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Introducing Jessica Drakul, Master in Public Administration Graduate Student

Graduate Studies


Jessica Drakul

Recently, the Faculty of Graduate Studies chatted with Public Administration graduate student, Jessica Drakul, who discusses their graduate experience and current role in the public sector.

Can you tell us a little bit about yourself, the graduate program you are enrolled in, and your research interests?

I’m a transplant to Winnipeg from St. John’s, Newfoundland, and I have an MA from Western University in Comparative Literature. I’ve been working for the Manitoba government since 2009 – despite not having the most conventional academic background! When I decided I was going to be a “lifer” in public service, I took the next logical step and applied to the Joint Master of Public Administration Program. I was drawn to the academic side of public administration because of my long-time involvement in the Institute of Public Administration of Canada (IPAC). So far in the MPA, I’ve been really fascinated by discourse analysis because it relates to my earlier work in semiotics (I have an English degree, too, from Memorial University of NL), and I’m really interested in representations of the public service in popular culture (think Parks and Recreation).

What has been a highlight for you while attending the Master in Public Administration graduate program?

There are a lot of highlights, so I hope I don’t have to pick just one! As I mentioned, I’ve been really interested in qualitative research methods, and I also really enjoyed the Public Finance for Policy Analysis course I took with Dr. Linda DeRiviere. It was hugely eye-opening for me. Another highlight has been the people, both my tenacious classmates and the passionate faculty members. I’ve loved the immersive nature of the program, even as a part-timer. Attending graduate workshops, colloquiums and having endless opportunities to converse with other motivated, engaged people is really invigorating for me. It’s so exciting to go to an optional workshop on a Saturday morning and find it full of eager people. I guess I’m a bit of a nerd - luckily, now I never lack for anyone to talk political studies with! I’ve also really benefitted from some of the Indigenous programming offered by the U of W – I felt so fortunate to take the Indigenous Insights Training this winter and would recommend it to everyone.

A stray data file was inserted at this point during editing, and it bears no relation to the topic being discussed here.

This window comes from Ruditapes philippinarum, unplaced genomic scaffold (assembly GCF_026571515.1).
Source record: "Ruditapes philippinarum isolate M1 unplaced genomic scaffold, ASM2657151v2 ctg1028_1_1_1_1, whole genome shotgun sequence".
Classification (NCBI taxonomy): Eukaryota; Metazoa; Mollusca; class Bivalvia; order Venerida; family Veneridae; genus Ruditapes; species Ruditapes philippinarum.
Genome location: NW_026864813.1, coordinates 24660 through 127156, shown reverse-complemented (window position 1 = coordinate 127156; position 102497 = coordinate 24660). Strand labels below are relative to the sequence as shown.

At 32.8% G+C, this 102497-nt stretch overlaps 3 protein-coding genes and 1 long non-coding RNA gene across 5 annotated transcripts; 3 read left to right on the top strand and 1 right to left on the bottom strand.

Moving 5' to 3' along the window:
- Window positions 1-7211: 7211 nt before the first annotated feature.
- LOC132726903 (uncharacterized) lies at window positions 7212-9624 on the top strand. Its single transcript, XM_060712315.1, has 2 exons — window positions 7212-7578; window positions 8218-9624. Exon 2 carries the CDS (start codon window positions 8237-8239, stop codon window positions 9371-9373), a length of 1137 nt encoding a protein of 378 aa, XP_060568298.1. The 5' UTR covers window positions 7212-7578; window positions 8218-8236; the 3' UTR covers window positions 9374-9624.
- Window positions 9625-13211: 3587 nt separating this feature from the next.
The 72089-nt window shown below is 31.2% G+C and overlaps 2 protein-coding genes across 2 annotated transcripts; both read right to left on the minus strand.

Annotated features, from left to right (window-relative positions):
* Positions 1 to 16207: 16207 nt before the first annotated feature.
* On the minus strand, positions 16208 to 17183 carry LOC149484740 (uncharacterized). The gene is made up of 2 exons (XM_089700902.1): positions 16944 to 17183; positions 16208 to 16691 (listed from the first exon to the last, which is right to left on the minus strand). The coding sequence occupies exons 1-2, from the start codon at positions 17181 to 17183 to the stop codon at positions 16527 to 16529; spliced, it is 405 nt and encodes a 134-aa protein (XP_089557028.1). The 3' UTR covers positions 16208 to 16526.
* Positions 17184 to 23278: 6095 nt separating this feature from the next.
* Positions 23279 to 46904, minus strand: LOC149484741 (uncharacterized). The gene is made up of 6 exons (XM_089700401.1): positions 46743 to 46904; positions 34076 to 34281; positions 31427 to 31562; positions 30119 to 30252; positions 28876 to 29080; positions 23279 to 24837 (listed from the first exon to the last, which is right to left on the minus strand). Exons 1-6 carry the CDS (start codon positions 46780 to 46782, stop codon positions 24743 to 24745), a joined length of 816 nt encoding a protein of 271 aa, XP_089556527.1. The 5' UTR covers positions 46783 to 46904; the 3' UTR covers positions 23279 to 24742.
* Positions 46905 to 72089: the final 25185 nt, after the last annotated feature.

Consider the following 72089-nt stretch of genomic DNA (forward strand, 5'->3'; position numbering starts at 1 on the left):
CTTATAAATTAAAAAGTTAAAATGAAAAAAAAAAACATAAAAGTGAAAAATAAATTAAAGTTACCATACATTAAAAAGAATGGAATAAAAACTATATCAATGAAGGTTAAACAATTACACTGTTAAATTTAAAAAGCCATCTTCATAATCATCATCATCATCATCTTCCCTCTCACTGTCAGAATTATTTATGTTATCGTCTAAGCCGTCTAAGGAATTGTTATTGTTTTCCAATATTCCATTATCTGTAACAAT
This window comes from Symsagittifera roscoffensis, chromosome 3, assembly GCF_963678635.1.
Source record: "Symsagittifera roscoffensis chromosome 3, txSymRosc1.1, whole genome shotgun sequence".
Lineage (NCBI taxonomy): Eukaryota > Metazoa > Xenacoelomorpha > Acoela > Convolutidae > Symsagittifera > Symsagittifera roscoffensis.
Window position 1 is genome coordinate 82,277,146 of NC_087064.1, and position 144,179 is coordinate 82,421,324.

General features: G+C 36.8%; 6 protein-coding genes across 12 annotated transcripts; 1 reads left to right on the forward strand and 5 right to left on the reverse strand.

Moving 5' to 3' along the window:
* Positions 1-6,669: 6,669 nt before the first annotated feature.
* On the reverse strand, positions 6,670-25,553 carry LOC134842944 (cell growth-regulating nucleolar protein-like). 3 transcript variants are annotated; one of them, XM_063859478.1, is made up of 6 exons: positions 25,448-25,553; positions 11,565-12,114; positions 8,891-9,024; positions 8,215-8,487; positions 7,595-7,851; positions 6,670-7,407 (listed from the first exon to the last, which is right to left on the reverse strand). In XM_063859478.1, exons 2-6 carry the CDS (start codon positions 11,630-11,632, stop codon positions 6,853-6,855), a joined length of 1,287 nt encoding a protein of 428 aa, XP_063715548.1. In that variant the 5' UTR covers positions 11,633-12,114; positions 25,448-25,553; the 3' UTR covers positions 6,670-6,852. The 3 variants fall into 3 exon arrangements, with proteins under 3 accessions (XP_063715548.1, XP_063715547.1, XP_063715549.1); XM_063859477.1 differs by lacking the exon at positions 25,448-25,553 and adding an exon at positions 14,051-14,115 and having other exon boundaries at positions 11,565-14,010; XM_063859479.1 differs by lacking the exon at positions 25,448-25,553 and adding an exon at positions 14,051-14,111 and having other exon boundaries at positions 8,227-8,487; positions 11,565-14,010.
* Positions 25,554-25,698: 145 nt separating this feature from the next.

On March 24th, you are speaking on a panel titled: "Graduate Student and Alumni Panel: A Career in the Public Service". Can you tell us a bit about your job in the public sector?

I have worked in the Manitoba Government since 2009 in a variety of policy analysis and advisory roles in different departments. I was fortunate enough to be gently acclimated to government through a wonderful internship program, now called The Leaders in Training Program, and progressed through some incredible opportunities to arrive at the Civil Service Commission, where I’ve been for almost two years. I’m a Policy Advisor there in the area of Policy, Programs and Learning and I work primarily on legislative matters and employee engagement initiatives – an interesting mix! It’s been a really wonderful fit with my current classes, because the course content reflects the corporate government concerns of the Commission: equity, diversity and inclusion; values and ethics; workforce management; and the future of government. I can’t imagine a more cohesive fit between my work and school at this point. I think it’s something the MPA program takes very seriously – the applicability and relevance of course content to the world of public administration work.